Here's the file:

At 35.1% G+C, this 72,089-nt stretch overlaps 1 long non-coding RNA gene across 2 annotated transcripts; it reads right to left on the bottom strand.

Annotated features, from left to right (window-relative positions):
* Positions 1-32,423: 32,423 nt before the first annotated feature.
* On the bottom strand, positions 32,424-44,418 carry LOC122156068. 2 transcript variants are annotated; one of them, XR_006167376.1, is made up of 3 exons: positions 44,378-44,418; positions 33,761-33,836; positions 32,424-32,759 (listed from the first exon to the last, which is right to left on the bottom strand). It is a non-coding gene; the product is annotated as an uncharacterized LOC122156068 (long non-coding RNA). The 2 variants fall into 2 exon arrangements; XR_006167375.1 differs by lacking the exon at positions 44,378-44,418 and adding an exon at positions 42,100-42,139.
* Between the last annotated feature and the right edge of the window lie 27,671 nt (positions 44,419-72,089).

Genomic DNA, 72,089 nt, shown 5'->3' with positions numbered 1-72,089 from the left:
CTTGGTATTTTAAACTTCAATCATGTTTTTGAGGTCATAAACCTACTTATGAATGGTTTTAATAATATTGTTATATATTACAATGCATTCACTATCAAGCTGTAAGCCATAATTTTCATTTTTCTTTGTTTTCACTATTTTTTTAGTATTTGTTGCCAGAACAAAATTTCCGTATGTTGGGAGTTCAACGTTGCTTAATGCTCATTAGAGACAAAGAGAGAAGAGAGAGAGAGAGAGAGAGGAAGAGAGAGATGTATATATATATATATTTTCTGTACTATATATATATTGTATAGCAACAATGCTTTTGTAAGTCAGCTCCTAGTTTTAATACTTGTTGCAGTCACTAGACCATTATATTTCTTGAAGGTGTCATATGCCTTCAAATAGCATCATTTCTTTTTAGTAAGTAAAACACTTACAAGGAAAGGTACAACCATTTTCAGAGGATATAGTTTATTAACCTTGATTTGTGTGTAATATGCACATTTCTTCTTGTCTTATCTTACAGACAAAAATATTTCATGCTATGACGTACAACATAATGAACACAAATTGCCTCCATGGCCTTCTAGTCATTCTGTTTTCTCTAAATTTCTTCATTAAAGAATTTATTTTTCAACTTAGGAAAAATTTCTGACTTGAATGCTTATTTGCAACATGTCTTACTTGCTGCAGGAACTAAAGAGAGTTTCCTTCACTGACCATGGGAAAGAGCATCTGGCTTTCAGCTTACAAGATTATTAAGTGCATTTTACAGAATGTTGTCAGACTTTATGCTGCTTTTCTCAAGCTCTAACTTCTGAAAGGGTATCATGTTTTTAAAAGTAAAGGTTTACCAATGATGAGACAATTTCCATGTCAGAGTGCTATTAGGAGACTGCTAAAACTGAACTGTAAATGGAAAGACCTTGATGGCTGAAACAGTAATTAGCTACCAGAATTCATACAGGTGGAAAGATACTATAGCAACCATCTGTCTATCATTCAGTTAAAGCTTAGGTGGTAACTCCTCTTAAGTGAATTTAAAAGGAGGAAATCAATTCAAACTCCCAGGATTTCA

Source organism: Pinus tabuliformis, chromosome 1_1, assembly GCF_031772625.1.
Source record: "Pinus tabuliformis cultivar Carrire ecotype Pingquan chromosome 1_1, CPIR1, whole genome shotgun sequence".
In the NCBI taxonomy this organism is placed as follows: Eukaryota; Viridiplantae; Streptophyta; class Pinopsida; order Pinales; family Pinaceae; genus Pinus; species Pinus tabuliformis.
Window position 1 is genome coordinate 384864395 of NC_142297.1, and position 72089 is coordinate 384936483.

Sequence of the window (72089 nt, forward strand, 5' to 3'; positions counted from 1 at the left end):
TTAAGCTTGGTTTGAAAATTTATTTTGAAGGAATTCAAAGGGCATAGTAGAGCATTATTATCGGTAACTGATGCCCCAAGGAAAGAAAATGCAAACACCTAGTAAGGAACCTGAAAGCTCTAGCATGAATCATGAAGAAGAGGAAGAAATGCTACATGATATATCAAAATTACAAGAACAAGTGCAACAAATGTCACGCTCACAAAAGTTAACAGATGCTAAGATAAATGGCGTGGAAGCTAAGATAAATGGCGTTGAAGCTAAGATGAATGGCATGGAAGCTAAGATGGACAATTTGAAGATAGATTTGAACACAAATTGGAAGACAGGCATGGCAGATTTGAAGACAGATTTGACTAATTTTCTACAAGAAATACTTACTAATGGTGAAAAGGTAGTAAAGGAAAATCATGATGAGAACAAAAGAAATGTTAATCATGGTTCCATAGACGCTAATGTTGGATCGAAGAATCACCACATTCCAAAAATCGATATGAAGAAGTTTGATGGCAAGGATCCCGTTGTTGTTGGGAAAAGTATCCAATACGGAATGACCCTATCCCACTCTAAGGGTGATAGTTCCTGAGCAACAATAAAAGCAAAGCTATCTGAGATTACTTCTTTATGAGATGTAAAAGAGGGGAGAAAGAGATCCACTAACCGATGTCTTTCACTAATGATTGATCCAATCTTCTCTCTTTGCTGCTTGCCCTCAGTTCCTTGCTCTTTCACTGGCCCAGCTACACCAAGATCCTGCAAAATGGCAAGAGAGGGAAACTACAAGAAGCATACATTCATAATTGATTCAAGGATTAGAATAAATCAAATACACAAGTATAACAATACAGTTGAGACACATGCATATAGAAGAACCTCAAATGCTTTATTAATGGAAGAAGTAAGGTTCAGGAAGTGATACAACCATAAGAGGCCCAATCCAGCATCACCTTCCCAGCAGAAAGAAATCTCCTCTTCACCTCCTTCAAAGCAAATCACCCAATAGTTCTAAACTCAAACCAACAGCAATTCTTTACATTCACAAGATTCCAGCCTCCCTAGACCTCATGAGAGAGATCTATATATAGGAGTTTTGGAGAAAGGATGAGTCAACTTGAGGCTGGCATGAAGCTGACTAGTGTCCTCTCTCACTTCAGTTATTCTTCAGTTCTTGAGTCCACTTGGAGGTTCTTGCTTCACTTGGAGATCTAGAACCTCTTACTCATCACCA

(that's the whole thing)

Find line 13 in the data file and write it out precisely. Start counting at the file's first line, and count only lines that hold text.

TTAAGCTTGGTTTGAAAATTTATTTTGAAGGAATTCAAAGGGCATAGTAGAGCATTATTATCGGTAACTGATGCCCCAAGGAAAGAAAATGCAAACACCTAGTAAGGAACCTGAAAGCTCTAGCATGAATCATGAAGAAGAGGAAGAAATGCTACATGATATATCAAAATTACAAGAACAAGTGCAACAAATGTCACGCTCACAAAAGTTAACAGATGCTAAGATAAATGGCGTGGAAGCTAAGATAAATGGCGTTGAAGCTAAGATGAATGGCATGGAAGCTAAGATGGACAATTTGAAGATAGATTTGAACACAAATTGGAAGACAGGCATGGCAGATTTGAAGACAGATTTGACTAATTTTCTACAAGAAATACTTACTAATGGTGAAAAGGTAGTAAAGGAAAATCATGATGAGAACAAAAGAAATGTTAATCATGGTTCCATAGACGCTAATGTTGGATCGAAGAATCACCACATTCCAAAAATCGATATGAAGAAGTTTGATGGCAAGGATCCCGTTGTTGTTGGGAAAAGTATCCAATACGGAATGACCCTATCCCACTCTAAGGGTGATAGTTCCTGAGCAACAATAAAAGCAAAGCTATCTGAGATTACTTCTTTATGAGATGTAAAAGAGGGGAGAAAGAGATCCACTAACCGATGTCTTTCACTAATGATTGATCCAATCTTCTCTCTTTGCTGCTTGCCCTCAGTTCCTTGCTCTTTCACTGGCCCAGCTACACCAAGATCCTGCAAAATGGCAAGAGAGGGAAACTACAAGAAGCATACATTCATAATTGATTCAAGGATTAGAATAAATCAAATACACAAGTATAACAATACAGTTGAGACACATGCATATAGAAGAACCTCAAATGCTTTATTAATGGAAGAAGTAAGGTTCAGGAAGTGATACAACCATAAGAGGCCCAATCCAGCATCACCTTCCCAGCAGAAAGAAATCTCCTCTTCACCTCCTTCAAAGCAAATCACCCAATAGTTCTAAACTCAAACCAACAGCAATTCTTTACATTCACAAGATTCCAGCCTCCCTAGACCTCATGAGAGAGATCTATATATAGGAGTTTTGGAGAAAGGATGAGTCAACTTGAGGCTGGCATGAAGCTGACTAGTGTCCTCTCTCACTTCAGTTATTCTTCAGTTCTTGAGTCCACTTGGAGGTTCTTGCTTCACTTGGAGATCTAGAACCTCTTACTCATCACCA